UK introducing mandatory cyber incident reporting for managed service providers
The British government is introducing a new mandatory reporting obligation on managed service providers (MSPs) to disclose cyber incidents, alongside minimum security requirements which could see MSPs fined up to £17 million ($20 million) for non-compliance.
The government said on Wednesday that MSPs “play a central role in supporting the UK economy” and warned they are “an attractive and high value target for malicious threat actors, and can be used as staging points through which threat actors can compromise the clients of those managed services.” MSPs are paid to manage IT infrastructure and provide support, often to smaller businesses that don't have a designated IT department.
Financially-motivated ransomware attacks have impacted MSPs such as Kaseya in the United States and the NHS supplier Advanced in Britain, with the latter severely impacting patient care according to BBC News.
The Record reported earlier this month on how the ransomware incident affecting Advanced prompted the government to hold several Cabinet Office Briefing Rooms (COBR) crisis management meetings.
State-sponsored actors have also targeted MSPs, according to the National Cyber Security Centre (NCSC), which in 2018 attributed a global espionage campaign known as "Cloud Hopper" to the Chinese Ministry of State Security.
The new obligations on these providers will be introduced through an update to the Network and Information Systems (NIS) Regulations which in their current form require essential services such as water, energy and transport to uphold security standards and notify national authorities about incidents.
The existing reporting requirements are also going to be updated. Their effectiveness has been criticized following reporting which revealed that, despite numerous security breaches affecting both the energy and transport sectors, no incidents have ever met the actual thresholds for being disclosed to the government.
The existing notification thresholds are based on whether the incidents impact the actual service the organizations provide; for instance, whether at least 50,000 customers went without electricity supply for more than three minutes. However they do not account for the risks that activities exploiting a network can pose before they turn into attacks.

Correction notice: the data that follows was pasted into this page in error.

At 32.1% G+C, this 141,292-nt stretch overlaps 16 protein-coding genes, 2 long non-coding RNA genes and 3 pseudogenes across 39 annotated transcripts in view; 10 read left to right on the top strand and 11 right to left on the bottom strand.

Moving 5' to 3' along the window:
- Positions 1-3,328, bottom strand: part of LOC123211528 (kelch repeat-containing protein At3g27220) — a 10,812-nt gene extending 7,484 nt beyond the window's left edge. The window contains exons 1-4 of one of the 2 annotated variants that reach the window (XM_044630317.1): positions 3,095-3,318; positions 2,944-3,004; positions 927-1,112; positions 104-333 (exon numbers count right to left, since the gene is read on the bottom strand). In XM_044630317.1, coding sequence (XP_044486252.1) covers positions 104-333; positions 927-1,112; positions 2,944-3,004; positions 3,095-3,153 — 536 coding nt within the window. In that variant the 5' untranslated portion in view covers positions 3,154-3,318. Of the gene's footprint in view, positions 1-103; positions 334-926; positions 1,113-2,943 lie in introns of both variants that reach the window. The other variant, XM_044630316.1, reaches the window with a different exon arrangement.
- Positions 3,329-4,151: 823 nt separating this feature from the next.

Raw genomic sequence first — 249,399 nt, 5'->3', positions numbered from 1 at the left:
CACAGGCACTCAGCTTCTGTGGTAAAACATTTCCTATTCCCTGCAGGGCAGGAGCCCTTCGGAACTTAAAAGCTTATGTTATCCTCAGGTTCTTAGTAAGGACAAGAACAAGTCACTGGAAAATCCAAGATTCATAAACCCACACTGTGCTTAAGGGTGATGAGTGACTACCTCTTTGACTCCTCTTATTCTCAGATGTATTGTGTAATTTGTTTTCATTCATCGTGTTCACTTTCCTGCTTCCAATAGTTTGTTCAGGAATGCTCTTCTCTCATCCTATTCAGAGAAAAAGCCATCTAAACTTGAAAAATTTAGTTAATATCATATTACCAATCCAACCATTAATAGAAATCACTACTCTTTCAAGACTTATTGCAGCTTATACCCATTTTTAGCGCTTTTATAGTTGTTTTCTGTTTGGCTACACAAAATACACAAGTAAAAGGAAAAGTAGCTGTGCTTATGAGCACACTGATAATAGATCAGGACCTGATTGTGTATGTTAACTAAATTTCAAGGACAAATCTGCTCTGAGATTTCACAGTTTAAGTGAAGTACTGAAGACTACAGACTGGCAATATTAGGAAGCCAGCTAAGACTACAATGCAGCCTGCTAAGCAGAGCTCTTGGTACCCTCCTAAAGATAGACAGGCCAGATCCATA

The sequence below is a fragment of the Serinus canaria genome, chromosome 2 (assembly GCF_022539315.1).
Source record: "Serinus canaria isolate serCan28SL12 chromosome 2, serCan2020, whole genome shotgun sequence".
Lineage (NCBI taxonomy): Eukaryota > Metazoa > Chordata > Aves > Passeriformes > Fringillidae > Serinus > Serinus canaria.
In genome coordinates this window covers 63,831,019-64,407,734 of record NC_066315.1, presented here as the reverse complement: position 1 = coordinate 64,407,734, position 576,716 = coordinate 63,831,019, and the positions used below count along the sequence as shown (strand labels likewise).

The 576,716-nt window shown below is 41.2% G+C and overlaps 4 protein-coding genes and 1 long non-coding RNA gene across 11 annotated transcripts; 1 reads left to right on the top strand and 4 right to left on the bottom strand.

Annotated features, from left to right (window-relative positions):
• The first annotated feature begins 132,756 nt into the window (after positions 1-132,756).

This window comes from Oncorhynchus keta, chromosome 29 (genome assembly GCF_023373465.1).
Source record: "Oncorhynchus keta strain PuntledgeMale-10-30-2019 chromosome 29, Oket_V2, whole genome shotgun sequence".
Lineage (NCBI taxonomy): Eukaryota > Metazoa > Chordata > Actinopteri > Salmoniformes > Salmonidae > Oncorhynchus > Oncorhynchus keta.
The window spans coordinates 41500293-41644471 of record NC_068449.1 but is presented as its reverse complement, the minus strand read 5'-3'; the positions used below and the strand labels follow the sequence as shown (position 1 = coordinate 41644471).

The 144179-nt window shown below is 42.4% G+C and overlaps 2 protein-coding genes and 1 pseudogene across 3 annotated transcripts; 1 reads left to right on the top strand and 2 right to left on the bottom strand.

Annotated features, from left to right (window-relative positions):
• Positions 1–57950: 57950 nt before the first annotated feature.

Essential services will now need to notify regulators “of a wider range of incidents that disrupt service or which could have a high risk or impact to their service, even if they don’t immediately cause disruption,” the government announced on Wednesday. The new thresholds have not yet been disclosed — they will be set by the sector-specific regulators in collaboration with the NCSC.
Julia Lopez, the U.K.'s cyber minister — a junior portfolio at the department for Digital, Culture, Media and Sport (DCMS) — said: “The services we rely on for healthcare, water, energy and computing must not be brought to a standstill by criminals and hostile states,” and added that the new laws would “better protect our essential and digital services and the outsourced IT providers which keep them running.”
The NCSC’s Paul Maddinson, director of National Resilience and Strategy, added: “I welcome the opportunity to strengthen NIS regulations and the impact they will have on boosting the UK’s overall cyber security. These measures will increase the resilience of the country’s essential services — and their managed service providers — on which we all rely.”
The announcement was made as the government published its response to a public consultation on amending the NIS Regulations. The government said the overall response was “positive,” with the notable exception of its “cost recovery” proposals.
In its press release on Wednesday the government said it is “able to change the NIS regulations, which were originally derived from the EU’s NIS directive, because the UK has left the EU and can update these laws to better fit the country’s cyber security needs.”
However some of the British government’s changes, particularly extending the remit of the directive to include MSPs, have already been introduced in the European Union’s own update to the NIS Directive known as NIS 2.
The EU’s NIS 2 will enter into force twenty days after it is published in the Official Journal of the European Union, which is expected this week. As it is a directive, member states will then have 21 months to write their own legislation reflecting it, meaning it is not expected until the end of 2024 at the earliest.
The British update to the NIS Regulations (2018) would be introduced “as soon as parliamentary time allows,” according to the government.
The most obvious difference between the British and European approaches appears to be that the bloc’s NIS directives prohibit regulators from recovering the costs of enforcement activities, meaning the legislation introduces a financial burden on member states when imposing the legislation.
The majority of respondents to the U.K.’s public consultation disagreed that the current rules, which allow the sector-specific authorities to invoice specific companies to pay "the reasonable costs" of audits or inspections, needed to be changed.
However the government said that in its view “in general the cost burden of regulation should fall on the regulated, not the general taxpayer. Therefore we need a cost recovery scheme for NIS that reduces the burden on the taxpayer.”
It added: “Moving forward, the government will work with the regulators to ensure that their cost recovery mechanisms take into account the feedback effectively, remain transparent, appropriate, and proportionate.”
Alexander Martin is the UK Editor for Recorded Future News. He was previously a technology reporter for Sky News and is also a fellow at the European Cyber Conflict Research Initiative.